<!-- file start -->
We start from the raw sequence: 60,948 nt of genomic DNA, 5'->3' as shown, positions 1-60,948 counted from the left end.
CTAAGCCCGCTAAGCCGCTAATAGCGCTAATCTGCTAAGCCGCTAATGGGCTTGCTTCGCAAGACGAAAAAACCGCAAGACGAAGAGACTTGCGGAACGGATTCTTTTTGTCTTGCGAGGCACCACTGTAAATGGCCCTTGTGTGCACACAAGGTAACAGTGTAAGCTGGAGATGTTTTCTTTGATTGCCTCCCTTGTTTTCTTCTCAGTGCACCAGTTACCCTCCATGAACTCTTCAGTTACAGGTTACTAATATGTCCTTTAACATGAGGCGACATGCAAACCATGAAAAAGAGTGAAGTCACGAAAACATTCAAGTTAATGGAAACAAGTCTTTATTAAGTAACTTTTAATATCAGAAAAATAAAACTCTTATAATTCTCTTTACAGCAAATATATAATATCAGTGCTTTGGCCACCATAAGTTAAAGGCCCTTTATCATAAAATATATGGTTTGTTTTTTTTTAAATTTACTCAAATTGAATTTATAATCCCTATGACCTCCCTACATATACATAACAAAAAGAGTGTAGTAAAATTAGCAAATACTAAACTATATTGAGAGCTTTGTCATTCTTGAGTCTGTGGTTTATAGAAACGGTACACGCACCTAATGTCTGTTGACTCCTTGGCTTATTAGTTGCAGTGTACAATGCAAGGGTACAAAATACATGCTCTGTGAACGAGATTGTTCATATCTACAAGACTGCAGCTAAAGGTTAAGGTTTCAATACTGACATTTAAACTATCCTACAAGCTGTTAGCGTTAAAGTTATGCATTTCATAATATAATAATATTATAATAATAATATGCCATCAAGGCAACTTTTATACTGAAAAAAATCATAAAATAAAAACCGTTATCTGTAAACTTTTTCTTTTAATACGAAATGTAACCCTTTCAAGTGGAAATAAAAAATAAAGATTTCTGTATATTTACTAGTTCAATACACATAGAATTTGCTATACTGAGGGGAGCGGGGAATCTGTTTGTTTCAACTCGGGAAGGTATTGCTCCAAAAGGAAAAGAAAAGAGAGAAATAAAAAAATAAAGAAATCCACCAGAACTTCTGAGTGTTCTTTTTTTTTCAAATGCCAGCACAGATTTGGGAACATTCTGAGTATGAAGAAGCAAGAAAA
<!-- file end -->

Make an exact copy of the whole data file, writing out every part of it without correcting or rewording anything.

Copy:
We start from the raw sequence: 60,948 nt of genomic DNA, 5'->3' as shown, positions 1-60,948 counted from the left end.
CTAAGCCCGCTAAGCCGCTAATAGCGCTAATCTGCTAAGCCGCTAATGGGCTTGCTTCGCAAGACGAAAAAACCGCAAGACGAAGAGACTTGCGGAACGGATTCTTTTTGTCTTGCGAGGCACCACTGTAAATGGCCCTTGTGTGCACACAAGGTAACAGTGTAAGCTGGAGATGTTTTCTTTGATTGCCTCCCTTGTTTTCTTCTCAGTGCACCAGTTACCCTCCATGAACTCTTCAGTTACAGGTTACTAATATGTCCTTTAACATGAGGCGACATGCAAACCATGAAAAAGAGTGAAGTCACGAAAACATTCAAGTTAATGGAAACAAGTCTTTATTAAGTAACTTTTAATATCAGAAAAATAAAACTCTTATAATTCTCTTTACAGCAAATATATAATATCAGTGCTTTGGCCACCATAAGTTAAAGGCCCTTTATCATAAAATATATGGTTTGTTTTTTTTTAAATTTACTCAAATTGAATTTATAATCCCTATGACCTCCCTACATATACATAACAAAAAGAGTGTAGTAAAATTAGCAAATACTAAACTATATTGAGAGCTTTGTCATTCTTGAGTCTGTGGTTTATAGAAACGGTACACGCACCTAATGTCTGTTGACTCCTTGGCTTATTAGTTGCAGTGTACAATGCAAGGGTACAAAATACATGCTCTGTGAACGAGATTGTTCATATCTACAAGACTGCAGCTAAAGGTTAAGGTTTCAATACTGACATTTAAACTATCCTACAAGCTGTTAGCGTTAAAGTTATGCATTTCATAATATAATAATATTATAATAATAATATGCCATCAAGGCAACTTTTATACTGAAAAAAATCATAAAATAAAAACCGTTATCTGTAAACTTTTTCTTTTAATACGAAATGTAACCCTTTCAAGTGGAAATAAAAAATAAAGATTTCTGTATATTTACTAGTTCAATACACATAGAATTTGCTATACTGAGGGGAGCGGGGAATCTGTTTGTTTCAACTCGGGAAGGTATTGCTCCAAAAGGAAAAGAAAAGAGAGAAATAAAAAAATAAAGAAATCCACCAGAACTTCTGAGTGTTCTTTTTTTTTCAAATGCCAGCACAGATTTGGGAACATTCTGAGTATGAAGAAGCAAGAAAA